- There’s No One to Laugh at You.
You can awkwardly fall down twenty times, you can struggle to put up the tree stand, you can get lost and turn yourself around three times and there’s no one to laugh at you, there’s no one to make fun of you or roll their eyes at you. That is a pretty big check in the plus column.
- You Can Do What YOU Want – Not What Someone Else Thinks You Should Do.
Seriously – there is NO PRESSURE.
If you’re uncomfortable sitting in a tree stand, you can sit in a blind and there’s no one to pressure you. There’s no one to tell you you’re doing it wrong even though you’re doing it right – just differently than the way they would have done it.
If you want to go around the field instead of across it – you can.
If you want to sit at the top of the canyon instead of down in it – you can.
You don’t have to compromise because no one’s there to try and force you to do anything you don’t want to do.
It goes without saying that I am a pretty assertive woman, but when I’m hunting with someone I tend to acquiesce to their style of hunting or their decision even when I feel it’s the wrong choice to make. 99% of the time the reason for that is I don’t want to be the reason we missed a shot opportunity. It’s my own lack of self-confidence.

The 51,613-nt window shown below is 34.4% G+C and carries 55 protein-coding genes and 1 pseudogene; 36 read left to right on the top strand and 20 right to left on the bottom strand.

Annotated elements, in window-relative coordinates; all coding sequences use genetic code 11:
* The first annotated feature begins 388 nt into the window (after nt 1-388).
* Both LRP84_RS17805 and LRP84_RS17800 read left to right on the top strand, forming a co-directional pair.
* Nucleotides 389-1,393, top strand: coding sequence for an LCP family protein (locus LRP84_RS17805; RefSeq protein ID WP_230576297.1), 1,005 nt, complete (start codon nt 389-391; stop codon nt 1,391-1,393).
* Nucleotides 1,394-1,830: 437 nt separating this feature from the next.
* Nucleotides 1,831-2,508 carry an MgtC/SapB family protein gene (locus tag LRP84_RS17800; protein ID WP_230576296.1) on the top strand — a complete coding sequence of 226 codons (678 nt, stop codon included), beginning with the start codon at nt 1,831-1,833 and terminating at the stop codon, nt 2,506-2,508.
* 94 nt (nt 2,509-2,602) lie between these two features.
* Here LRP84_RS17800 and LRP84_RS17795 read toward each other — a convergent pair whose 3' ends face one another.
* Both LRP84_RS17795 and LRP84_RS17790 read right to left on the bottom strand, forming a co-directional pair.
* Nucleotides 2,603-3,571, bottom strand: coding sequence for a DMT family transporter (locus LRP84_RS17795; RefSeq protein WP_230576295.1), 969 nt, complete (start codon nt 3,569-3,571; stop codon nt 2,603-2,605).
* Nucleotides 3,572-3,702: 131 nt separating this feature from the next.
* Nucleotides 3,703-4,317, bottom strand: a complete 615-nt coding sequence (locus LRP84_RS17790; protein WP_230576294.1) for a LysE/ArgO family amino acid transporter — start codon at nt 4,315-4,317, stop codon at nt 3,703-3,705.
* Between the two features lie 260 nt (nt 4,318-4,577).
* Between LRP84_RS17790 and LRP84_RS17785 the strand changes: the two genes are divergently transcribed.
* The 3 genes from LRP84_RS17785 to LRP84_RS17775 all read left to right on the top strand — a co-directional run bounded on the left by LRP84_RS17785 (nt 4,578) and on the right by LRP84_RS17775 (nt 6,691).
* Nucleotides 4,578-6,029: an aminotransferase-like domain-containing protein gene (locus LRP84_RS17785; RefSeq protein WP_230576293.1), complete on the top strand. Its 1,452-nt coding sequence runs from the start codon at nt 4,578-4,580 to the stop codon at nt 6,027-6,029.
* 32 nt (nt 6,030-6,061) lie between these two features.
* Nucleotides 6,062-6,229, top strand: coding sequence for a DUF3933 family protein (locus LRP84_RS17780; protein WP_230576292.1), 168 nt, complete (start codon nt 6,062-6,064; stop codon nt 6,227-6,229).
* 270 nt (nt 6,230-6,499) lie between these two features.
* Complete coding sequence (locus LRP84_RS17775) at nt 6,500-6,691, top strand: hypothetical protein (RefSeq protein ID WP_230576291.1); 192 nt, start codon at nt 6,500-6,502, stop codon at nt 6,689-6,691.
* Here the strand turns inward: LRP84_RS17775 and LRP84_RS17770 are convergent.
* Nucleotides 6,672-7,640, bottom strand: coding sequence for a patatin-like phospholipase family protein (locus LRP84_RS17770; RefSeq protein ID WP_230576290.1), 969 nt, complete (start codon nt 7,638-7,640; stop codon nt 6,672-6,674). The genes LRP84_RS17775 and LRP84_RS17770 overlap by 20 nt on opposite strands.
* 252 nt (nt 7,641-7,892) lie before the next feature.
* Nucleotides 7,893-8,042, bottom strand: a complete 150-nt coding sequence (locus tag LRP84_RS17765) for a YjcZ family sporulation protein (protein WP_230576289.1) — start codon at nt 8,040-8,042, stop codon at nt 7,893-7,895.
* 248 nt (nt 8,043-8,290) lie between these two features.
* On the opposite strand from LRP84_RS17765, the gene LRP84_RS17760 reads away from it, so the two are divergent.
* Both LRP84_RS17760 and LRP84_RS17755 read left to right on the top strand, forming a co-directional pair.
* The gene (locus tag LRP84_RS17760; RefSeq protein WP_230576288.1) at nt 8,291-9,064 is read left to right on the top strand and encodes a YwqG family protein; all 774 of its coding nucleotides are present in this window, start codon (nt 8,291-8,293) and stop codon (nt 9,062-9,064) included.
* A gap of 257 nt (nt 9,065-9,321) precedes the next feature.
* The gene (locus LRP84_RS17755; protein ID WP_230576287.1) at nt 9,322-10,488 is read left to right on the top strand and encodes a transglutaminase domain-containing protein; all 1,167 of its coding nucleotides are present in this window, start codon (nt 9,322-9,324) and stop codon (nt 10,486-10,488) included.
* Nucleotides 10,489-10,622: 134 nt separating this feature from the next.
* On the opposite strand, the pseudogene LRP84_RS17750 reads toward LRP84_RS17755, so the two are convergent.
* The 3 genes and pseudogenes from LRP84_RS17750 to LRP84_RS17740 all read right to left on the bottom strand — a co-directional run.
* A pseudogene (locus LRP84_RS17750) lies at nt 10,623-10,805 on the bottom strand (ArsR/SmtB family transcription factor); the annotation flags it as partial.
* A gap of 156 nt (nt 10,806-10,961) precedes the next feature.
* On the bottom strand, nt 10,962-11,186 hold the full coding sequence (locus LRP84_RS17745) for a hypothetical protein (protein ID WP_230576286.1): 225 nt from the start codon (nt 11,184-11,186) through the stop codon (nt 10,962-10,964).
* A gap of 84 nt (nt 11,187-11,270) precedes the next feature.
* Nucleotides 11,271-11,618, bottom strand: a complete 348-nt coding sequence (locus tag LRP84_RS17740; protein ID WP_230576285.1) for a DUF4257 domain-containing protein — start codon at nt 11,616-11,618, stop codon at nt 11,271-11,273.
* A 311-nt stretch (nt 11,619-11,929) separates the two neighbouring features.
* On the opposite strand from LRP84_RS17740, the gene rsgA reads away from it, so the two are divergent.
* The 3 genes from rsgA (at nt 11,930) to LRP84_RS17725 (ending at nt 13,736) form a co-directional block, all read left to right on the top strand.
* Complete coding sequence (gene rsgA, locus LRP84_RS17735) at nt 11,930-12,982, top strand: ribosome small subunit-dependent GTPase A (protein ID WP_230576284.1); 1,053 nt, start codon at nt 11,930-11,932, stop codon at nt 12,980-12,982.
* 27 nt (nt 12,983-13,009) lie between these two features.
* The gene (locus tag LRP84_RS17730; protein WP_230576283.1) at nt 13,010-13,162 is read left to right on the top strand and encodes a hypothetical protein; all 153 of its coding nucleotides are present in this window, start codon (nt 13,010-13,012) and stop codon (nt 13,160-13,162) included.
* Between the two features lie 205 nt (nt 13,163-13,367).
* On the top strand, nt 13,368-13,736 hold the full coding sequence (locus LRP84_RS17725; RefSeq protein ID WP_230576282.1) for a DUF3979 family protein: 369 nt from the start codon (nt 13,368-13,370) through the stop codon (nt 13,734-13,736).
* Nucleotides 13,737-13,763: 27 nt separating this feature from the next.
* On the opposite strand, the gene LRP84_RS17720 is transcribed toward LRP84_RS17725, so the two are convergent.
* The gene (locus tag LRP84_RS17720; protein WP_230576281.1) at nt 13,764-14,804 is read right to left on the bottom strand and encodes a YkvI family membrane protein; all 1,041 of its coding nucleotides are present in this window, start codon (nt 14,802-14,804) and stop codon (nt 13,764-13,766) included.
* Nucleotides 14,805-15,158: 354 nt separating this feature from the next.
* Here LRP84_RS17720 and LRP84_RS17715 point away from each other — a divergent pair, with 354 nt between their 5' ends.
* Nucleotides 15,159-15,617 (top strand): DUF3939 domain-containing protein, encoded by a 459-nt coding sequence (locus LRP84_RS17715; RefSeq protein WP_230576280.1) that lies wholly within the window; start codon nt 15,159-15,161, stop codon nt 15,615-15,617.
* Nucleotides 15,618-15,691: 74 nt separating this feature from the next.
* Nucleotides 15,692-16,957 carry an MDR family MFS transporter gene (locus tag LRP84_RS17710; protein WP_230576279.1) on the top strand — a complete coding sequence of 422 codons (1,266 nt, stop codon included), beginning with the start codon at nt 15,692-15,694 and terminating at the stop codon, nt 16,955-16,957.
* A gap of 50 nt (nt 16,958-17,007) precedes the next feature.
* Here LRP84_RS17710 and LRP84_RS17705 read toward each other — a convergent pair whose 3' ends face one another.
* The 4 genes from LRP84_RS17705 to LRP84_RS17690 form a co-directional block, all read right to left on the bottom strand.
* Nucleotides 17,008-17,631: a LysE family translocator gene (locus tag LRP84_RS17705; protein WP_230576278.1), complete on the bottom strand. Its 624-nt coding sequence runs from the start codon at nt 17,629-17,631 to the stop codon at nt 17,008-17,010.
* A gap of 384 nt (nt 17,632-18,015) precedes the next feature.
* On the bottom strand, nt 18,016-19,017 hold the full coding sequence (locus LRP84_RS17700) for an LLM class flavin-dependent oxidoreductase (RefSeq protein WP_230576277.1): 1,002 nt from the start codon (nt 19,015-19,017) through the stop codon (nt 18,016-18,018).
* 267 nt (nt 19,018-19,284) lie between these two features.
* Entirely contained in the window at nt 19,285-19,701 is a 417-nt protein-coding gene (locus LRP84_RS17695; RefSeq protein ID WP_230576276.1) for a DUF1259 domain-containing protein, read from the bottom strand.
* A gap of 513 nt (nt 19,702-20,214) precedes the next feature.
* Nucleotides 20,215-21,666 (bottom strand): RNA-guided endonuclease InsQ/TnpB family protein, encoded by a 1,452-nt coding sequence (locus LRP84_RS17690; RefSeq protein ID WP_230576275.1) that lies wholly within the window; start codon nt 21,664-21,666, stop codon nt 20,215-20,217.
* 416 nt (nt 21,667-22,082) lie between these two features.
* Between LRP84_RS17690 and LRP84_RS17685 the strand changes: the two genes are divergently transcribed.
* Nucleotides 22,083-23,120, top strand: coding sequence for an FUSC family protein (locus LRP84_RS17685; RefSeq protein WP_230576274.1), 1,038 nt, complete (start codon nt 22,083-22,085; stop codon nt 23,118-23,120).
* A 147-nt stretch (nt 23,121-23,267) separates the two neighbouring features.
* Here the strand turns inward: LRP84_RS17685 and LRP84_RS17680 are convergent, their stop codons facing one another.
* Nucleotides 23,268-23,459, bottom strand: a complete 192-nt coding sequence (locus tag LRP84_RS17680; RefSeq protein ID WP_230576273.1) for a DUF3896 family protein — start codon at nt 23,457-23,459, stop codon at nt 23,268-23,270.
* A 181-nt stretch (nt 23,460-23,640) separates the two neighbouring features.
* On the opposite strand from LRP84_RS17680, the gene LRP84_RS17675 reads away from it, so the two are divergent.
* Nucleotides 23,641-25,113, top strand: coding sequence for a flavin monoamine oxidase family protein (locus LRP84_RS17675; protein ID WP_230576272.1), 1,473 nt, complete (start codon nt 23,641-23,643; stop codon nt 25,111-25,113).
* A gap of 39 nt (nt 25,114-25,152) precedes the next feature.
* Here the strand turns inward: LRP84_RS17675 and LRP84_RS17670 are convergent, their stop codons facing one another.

When you hunt alone – if you choose the right spot that’s great. If not – who cares?
At least you don’t have someone blaming you for them not getting a deer. Instead of worrying “will they be mad at me because I chose this spot” or “I really think we should sit there but he’s pretty adamant this is the right spot but I’m just not sure but whatever if we don’t get anything that’s fine nope this wasn’t the right spot why didn’t I speak up????” you can focus on “ok that wasn’t the right spot; why wasn’t it and where should I sit tomorrow?”
- You Can Take Your Time.
You can go at your own pace. If you want to walk slowly or super quickly – you can. There’s no one telling you to hurry up or slow down.
Not everyone is in the same physical condition; the person you’re hunting with might run 10 miles a day and struggling to keep up with someone not only sets the mood for the day but also induces sweating.
Hunt alone and I promise you’ll have better scent prevention.
- It Forces You To Become More Aware.
Nothing forces you to be more aware of what you might need than the thought of being out there alone. The list that forms in your head will be pretty impressive, and it’s a very different list than when you have dad or husband or brother as a safety net if you forget something.
- It’s Scary.
Yep, it IS scary.